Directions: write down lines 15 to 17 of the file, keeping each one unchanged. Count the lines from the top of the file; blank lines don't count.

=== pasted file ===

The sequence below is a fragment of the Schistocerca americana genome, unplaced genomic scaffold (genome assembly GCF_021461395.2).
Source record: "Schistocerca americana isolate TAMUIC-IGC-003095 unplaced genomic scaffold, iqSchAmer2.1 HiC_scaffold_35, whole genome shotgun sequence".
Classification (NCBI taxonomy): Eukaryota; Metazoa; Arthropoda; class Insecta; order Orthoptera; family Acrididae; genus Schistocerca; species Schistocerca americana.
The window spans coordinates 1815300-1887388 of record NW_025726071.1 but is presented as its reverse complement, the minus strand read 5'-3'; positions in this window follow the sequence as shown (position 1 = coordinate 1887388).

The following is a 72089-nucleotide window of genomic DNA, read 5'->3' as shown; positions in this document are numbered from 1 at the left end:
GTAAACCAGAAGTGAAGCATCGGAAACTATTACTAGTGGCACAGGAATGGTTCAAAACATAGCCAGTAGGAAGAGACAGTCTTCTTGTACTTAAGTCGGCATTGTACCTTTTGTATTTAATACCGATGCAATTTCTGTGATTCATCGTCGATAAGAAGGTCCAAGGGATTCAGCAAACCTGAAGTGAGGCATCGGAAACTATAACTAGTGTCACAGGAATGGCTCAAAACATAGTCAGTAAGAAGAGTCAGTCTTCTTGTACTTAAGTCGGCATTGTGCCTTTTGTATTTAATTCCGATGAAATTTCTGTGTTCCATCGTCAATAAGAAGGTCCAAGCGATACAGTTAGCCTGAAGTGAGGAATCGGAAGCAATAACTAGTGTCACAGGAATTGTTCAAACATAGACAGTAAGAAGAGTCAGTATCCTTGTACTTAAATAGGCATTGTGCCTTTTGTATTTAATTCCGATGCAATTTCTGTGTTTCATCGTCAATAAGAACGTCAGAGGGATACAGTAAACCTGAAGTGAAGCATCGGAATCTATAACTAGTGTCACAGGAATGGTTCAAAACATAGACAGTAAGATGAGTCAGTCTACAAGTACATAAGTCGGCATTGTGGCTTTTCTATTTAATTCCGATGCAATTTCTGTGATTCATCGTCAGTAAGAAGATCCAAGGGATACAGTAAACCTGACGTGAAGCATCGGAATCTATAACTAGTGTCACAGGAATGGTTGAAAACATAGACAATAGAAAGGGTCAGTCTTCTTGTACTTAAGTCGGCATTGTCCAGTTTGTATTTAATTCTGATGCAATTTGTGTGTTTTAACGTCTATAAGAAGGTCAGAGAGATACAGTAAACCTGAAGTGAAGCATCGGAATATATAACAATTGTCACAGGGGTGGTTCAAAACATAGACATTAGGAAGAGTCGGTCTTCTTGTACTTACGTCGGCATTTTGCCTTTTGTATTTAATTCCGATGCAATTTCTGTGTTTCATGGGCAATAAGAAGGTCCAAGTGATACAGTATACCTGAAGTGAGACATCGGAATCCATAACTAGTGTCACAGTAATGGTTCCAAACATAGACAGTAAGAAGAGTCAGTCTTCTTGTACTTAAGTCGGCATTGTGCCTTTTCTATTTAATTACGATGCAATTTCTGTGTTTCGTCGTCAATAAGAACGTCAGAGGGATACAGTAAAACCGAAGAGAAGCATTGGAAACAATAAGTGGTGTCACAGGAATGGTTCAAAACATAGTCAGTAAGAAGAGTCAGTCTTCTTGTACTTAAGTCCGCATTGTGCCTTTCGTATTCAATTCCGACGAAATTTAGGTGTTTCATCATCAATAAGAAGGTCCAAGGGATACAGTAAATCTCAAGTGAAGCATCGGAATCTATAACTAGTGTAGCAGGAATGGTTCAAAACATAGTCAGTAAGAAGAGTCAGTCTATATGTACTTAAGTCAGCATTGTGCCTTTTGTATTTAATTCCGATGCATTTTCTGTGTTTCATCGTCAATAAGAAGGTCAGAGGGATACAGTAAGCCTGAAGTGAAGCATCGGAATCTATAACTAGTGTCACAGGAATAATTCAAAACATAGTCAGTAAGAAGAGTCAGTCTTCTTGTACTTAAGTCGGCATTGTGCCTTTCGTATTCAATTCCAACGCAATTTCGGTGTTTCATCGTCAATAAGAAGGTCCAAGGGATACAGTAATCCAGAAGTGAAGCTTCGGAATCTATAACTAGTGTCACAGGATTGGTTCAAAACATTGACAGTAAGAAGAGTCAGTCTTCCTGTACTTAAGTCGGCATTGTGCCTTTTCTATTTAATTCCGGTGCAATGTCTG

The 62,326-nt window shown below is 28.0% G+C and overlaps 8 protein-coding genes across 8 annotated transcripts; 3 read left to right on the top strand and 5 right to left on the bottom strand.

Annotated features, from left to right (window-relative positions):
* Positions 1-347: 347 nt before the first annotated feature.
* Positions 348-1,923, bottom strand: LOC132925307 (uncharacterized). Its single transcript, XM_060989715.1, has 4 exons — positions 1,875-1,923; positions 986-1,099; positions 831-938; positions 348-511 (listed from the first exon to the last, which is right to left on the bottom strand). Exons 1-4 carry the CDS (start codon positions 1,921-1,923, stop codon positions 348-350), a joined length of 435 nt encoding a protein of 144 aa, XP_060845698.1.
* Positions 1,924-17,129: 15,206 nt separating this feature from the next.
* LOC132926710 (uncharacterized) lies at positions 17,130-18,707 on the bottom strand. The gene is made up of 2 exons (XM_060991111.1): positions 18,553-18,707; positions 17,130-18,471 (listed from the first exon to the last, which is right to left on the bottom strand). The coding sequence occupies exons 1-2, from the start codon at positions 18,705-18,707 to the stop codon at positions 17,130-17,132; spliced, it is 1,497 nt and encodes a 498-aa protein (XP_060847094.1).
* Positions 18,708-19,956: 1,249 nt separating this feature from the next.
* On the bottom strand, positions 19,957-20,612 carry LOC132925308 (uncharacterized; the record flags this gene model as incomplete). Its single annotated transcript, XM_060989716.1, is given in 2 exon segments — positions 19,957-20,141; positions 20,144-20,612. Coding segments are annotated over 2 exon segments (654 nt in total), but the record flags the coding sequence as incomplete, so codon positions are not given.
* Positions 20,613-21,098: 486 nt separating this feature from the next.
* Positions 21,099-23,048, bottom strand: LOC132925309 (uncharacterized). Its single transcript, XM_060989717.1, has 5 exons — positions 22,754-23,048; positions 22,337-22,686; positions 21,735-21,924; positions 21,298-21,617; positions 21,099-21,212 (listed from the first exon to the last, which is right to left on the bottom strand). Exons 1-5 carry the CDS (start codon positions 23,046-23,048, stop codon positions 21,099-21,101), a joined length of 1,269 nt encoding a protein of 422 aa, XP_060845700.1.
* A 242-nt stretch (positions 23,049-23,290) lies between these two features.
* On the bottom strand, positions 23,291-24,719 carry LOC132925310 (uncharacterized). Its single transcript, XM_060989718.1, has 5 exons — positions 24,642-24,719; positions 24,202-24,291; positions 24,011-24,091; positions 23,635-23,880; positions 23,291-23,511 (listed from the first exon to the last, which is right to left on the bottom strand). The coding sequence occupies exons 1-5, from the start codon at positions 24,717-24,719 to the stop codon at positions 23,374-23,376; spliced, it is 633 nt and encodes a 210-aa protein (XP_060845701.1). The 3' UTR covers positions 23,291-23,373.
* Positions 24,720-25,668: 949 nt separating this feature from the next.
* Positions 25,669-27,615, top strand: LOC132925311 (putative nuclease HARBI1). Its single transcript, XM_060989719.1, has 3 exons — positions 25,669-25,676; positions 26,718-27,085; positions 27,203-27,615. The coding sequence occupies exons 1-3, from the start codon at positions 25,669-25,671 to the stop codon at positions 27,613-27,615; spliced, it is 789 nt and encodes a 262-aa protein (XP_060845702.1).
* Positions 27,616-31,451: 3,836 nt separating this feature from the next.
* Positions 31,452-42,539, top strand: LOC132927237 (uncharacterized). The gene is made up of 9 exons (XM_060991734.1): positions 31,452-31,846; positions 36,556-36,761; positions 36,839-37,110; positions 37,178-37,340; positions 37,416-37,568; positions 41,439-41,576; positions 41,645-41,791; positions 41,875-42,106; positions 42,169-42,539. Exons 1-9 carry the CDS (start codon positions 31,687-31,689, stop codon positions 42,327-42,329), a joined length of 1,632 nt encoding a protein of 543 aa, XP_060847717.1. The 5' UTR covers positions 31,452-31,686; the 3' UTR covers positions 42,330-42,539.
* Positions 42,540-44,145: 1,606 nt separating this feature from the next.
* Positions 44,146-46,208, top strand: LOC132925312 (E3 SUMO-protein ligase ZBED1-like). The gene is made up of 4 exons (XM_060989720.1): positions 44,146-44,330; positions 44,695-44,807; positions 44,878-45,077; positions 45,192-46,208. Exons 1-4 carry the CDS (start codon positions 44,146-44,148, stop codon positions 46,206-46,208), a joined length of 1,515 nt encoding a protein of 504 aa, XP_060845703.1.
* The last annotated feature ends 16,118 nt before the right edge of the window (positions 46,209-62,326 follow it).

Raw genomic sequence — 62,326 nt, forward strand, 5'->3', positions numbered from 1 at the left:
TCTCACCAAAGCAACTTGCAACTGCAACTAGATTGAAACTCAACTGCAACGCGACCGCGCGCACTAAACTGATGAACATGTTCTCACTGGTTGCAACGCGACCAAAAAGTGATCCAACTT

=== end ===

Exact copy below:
* Positions 20,613-21,098: 486 nt separating this feature from the next.
* Positions 21,099-23,048, bottom strand: LOC132925309 (uncharacterized). Its single transcript, XM_060989717.1, has 5 exons — positions 22,754-23,048; positions 22,337-22,686; positions 21,735-21,924; positions 21,298-21,617; positions 21,099-21,212 (listed from the first exon to the last, which is right to left on the bottom strand). Exons 1-5 carry the CDS (start codon positions 23,046-23,048, stop codon positions 21,099-21,101), a joined length of 1,269 nt encoding a protein of 422 aa, XP_060845700.1.
* A 242-nt stretch (positions 23,049-23,290) lies between these two features.